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For decades, the US Agency for International Development (USAID) has been supporting problem solvers to create simple, affordable solutions to protect mothers and their babies during birth. Here are ten amazing USAID-supported innovations to make motherhood safer.

April 29, 2021 by Anna Kovacevich & Marissa Chmiola

Becoming a mother can be one of the most rewarding experiences of a woman’s life—but unfortunately, it can also be one of the most dangerous. More than 290,000 women die each year in pregnancy and childbirth, with the vast majority of those deaths occurring in low-income countries. 

For decades, the US Agency for International Development (USAID) has been supporting problem solvers to create simple, affordable solutions to protect mothers and their babies during birth. Here are ten amazing USAID-supported innovations to make motherhood safer: 

Preeclampsia is a dangerous condition that impacts 1 in 20 pregnancies. Yet its symptoms, headaches and swelling, can be difficult to spot since they mimic those of routine pregnancy. To detect this condition early before it turns deadly, researchers at Ohio State University created the Congo Red Dot test. This inexpensive, easy-to-use test uses a specific red dye in paper that reacts to unique proteins in the urine of pregnant women with preeclampsia, delivering results in just three minutes.

Postpartum hemorrhage (PPH), or excessive bleeding post birth, affects millions of women every year and can cause death within hours if left untreated. Too often, lifesaving deliveries of blood and emergency supplies are limited by inadequate transportation, communication, and supply chain infrastructure. To facilitate easy, affordable, and rapid delivery of essential health supplies, several global initiatives, including from Zipline and Matternet, are using unmanned aerial vehicles—or drones—to carry blood and other urgent medicines to rural health facilities.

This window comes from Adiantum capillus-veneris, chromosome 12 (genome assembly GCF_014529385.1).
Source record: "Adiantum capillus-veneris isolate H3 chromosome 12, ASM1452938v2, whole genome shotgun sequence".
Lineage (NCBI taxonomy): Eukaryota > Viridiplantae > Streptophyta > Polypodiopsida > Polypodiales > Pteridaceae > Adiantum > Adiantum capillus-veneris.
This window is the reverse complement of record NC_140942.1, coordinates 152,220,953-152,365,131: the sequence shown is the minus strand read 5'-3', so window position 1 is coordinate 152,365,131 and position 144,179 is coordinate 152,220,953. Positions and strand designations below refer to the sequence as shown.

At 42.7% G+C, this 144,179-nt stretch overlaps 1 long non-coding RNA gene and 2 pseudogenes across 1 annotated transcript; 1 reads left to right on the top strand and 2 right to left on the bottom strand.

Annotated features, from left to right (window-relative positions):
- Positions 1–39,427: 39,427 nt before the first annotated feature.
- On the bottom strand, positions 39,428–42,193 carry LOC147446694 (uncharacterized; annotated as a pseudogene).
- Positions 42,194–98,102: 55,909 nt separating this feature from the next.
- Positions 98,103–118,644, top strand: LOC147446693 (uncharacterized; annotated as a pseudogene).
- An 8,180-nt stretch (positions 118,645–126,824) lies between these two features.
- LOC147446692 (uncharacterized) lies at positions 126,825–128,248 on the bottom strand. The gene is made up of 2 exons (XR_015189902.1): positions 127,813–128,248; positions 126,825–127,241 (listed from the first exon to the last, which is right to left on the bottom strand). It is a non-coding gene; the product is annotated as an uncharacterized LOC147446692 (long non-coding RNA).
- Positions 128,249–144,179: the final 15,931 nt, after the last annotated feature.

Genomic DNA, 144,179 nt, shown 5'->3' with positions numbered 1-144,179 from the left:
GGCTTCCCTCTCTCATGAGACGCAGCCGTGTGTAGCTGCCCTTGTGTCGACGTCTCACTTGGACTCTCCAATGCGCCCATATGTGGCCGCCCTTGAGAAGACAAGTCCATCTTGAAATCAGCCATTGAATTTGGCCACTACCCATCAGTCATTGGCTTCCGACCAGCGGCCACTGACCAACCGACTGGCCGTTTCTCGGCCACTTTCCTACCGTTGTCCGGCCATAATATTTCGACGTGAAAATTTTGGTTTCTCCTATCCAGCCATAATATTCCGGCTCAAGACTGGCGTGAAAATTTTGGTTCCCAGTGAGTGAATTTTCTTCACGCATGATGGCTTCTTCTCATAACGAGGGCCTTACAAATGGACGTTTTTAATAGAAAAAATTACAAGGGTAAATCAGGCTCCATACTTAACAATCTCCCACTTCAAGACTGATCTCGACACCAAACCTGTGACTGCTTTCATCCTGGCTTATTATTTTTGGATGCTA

Argentine car mechanic Jorge Odón was watching a YouTube video about how to remove a cork from inside a wine bottle, when he had an inspiring realization: the same technique could be used to help extract a baby’s head during obstructed labor. This idea led him to create the Odon Device, which uses a plastic sleeve, pumped with air, to safely cushion a baby’s head while it is sucked out. In partnership with BD, Odón is working to advance and test this simple, low-cost innovation that could make it safer and easier to deliver complicated births without the use of forceps or a vacuum extractor.